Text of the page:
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Album Review

This is journeyman alto saxophonist C.I. Williams' first album as a leader in 25 years. Essentially a swing player with deep roots in the blues, Williams has a rich, languorous tone reminiscent of Johnny Hodges. This is most evident on a handful of straight-out blues, including two originals and the Ellington/Hodges classic "Jeep's Blues." Williams receives excellent support here from veterans like Keter Betts, Jimmy Cobb, Ed Cherry, and Larry Willis. Although the song selection skews toward the too-familiar — "Misty," "Round Midnight," "Lover Man," "You'd Be So Nice to Come Home To" — this superb-sounding album is a fitting showcase for Williams' alto talents.


Genre: Jazz

Years Active: '90s

Based in New York but originally from the Midwest, C.I. Williams is a gifted yet underexposed alto saxophonist who is comfortable in both swing and bop settings. Williams' very attractive tone owes a lot to Johnny Hodges; however, he has also been greatly influenced by Benny Carter and the seminal Charlie "Bird" Parker. Williams grew up in the St. Louis area, where he played in various local bands in the '40s and '50s; the veteran saxman moved to New York in the late '50s and has been based there...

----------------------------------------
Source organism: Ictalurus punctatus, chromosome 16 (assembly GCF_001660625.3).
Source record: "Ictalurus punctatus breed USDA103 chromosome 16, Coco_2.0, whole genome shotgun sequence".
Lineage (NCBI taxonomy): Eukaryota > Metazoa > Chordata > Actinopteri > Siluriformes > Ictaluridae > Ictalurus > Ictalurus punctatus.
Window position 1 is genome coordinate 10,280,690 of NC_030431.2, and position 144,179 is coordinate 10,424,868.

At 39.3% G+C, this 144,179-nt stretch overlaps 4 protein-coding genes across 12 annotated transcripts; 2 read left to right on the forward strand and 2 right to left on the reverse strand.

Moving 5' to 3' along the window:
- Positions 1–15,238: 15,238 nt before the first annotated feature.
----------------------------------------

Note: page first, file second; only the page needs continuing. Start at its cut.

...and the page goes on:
Full Bio
When Alto Was King, C.I. Williams
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  • $9.99
  • Genres: Jazz, Music
  • Released: Aug 19, 1997

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